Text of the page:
var qClients = xdoc.Root
           .Element(XKey.clients)
           .Elements(XKey.client)
           .Select(client => {
               dynamic o = new ExpandoObject();
               o.OnlineDetails = new ExpandoObject();
               o.OnlineDetails.Password = client.Element(XKey.onlineDetails)
                                                .Element(XKey.password).Value;
               o.OnlineDetails.Roles = client.Element(XKey.onlineDetails)
                                             .Element(XKey.roles)
                                             .Elements(XKey.roleId)
                                             .Select(xroleid => xroleid.Value);
               return o; 
           });
share|improve this answer
    
Could you please explain why is delegate created several times, I can't get it? – Andrey Mar 1 '11 at 22:45
    
@Andrey: It is translated to Select(new Func<..>(client => (new Func<..>(...)())) – Tomas Petricek Mar 1 '11 at 22:46
    
@Andrey: In the original code, a single delegate is created to pass into Select... but that delegate creates another delegate, and executes it to return the object. Seems pointless to me. – Jon Skeet Mar 1 '11 at 22:46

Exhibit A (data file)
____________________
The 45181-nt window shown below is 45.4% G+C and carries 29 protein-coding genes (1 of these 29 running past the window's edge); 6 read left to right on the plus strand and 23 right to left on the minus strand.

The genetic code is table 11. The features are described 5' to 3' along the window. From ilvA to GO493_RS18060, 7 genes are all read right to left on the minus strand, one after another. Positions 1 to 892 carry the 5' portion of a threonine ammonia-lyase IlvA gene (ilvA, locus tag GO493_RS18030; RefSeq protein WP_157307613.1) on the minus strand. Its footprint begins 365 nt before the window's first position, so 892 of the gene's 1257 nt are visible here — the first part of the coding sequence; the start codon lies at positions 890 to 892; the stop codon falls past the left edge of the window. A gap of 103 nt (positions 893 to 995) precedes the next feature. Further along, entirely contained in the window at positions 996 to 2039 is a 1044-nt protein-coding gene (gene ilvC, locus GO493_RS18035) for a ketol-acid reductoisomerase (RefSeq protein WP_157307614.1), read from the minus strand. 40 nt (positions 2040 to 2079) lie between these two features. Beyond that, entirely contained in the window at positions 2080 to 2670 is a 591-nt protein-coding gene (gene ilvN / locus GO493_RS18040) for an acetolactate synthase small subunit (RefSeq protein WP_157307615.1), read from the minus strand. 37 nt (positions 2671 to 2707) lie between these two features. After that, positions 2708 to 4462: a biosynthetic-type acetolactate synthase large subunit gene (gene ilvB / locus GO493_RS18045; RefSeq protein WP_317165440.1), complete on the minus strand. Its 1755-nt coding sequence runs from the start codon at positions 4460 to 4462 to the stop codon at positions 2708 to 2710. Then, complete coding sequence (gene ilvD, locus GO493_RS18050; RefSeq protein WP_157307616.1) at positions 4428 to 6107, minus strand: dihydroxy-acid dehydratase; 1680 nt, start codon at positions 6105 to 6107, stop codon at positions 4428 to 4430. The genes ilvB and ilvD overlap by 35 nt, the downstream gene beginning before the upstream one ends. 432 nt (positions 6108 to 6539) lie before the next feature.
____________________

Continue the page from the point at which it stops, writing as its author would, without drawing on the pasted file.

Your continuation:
@Tomas Petricek thx! I see now! With old (non sql-like) syntax delegate creation can easily be avoided, but sql-like syntax doesn't allow multiline lambdas. – Andrey Mar 1 '11 at 22:48
    
@Jon Skeet for me it seems like abuse of sql-like syntax. If you replace reference to ToExpando with the actual code delegate would be created only one time. – Andrey Mar 1 '11 at 22:49

It is true that your second version creates new Func instance repeatedly - however, this just means allocating some small object (closure) and using pointer to a function. I don't think this is a large overhead compared to dynamic lookups that you need to perform in the body of the delegate (to work with dynamic objects).